Through the first five months of this year, more than 10% of the S&P 500’s dividend payers cut or suspended those payouts while just 17% boosted those rewards. The rough environment for dividend seekers reminds investors quality strategies, such as the ProShares S&P 500 Aristocrats ETF (NOBL ), remain vital for income.
NOBL tracks the S&P 500 Dividend Aristocrats Index, targets the cream of the crop, only selecting components that have increased their dividends for at least 25 consecutive years. Consequently, investors are left with a portfolio of high-quality, sustainable dividend payers.
Rampant dividend cutting against the backdrop of the coronavirus makes it difficult for many investors to remember that dividend stocks usually less volatile and often outperform their non-dividend counterparts in turbulent environments.
“So it behooves investors—both those focused on dividend income and those focused on total return—to pay attention to how companies are managing their dividends during this pandemic,” said ProShares in a recent note==.
Energy and real estate are two of the worst dividend offending sectors this year, but NOBL allocates just over 7% of its weight to those groups. Fortunately, the fund’s energy holdings haven’t been dividend cutters, at least not yet. Rather, Exxon and Chevron merely appear unlikely to boost payouts this year.
The quality traits offered by dividend growth stocks are also meaningful at a time when low-interest rates may lure some investors to high-yield stocks, but many of those names are potential dividend offenders.
“Dividend income funds, on average, had higher yields and payout ratios, but their dividends grew at a slower rate than the other two groups,” said Morningstar in a recent note. “They also tended to have a more pronounced value tilt. On average, their holdings traded at lower price/book ratios than the other groups, and they were less profitable, as measured by return on invested capital.”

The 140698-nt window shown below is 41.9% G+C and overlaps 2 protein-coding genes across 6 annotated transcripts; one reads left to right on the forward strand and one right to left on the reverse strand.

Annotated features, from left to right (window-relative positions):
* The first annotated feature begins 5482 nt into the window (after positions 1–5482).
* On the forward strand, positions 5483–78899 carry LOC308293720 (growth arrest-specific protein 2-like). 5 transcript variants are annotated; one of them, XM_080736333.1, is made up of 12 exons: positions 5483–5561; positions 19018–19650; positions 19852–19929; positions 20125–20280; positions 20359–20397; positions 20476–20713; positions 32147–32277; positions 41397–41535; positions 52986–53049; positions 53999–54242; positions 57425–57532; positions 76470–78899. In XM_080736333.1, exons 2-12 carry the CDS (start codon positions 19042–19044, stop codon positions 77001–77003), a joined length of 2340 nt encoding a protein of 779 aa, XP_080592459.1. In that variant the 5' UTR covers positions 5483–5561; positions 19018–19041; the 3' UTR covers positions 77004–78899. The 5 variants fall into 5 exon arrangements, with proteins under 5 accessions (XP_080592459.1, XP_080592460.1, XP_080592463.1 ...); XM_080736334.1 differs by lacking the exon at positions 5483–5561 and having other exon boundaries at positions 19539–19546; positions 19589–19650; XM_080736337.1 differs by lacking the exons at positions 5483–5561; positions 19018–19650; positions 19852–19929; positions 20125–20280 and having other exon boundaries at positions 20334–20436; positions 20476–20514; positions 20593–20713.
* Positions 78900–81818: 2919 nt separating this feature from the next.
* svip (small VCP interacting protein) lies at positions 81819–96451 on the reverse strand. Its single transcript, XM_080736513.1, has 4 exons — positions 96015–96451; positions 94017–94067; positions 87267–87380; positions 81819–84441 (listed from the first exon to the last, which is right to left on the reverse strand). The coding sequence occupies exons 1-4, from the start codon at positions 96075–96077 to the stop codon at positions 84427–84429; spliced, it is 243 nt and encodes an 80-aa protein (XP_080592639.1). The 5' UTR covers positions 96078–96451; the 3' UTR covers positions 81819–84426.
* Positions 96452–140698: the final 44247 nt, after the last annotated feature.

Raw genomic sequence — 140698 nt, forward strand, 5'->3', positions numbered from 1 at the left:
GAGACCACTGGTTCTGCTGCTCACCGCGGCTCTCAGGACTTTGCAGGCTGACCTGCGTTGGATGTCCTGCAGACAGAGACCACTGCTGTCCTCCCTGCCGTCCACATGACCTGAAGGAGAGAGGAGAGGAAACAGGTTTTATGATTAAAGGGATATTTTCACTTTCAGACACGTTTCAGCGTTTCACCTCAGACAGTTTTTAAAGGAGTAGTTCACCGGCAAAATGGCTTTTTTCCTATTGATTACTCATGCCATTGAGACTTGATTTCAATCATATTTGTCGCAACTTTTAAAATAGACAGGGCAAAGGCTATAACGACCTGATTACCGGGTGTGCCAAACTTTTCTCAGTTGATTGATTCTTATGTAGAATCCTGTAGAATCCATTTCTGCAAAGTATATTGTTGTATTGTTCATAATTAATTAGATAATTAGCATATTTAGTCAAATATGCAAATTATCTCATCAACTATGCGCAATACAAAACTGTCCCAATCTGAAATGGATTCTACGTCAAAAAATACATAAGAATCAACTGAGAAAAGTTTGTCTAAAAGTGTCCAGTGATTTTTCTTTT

For long-term investors, particularly those with a time frame that can indulge reinvesting dividends, payout growth can have a substantial, positive impact on total returns, underscoring the point that dividend growth matters.
Many of NOBL’s components carry investment-grade credit ratings, another important factor for dividend investors to consider.
“Only one-fifth as many dividend cutters and eliminators have come from the top quintile of the S&P 500 by credit rating. Nearly five times that number have come from the bottom quintile. A similar picture appears when sorting by dividend yield. Companies in the highest quintile of dividend yield, those whose ability to pay may become stretched in challenging markets, account for more than double the number of dividend cuts and eliminations versus those in the bottom quintile with more modest dividend yields,” according to ProShares.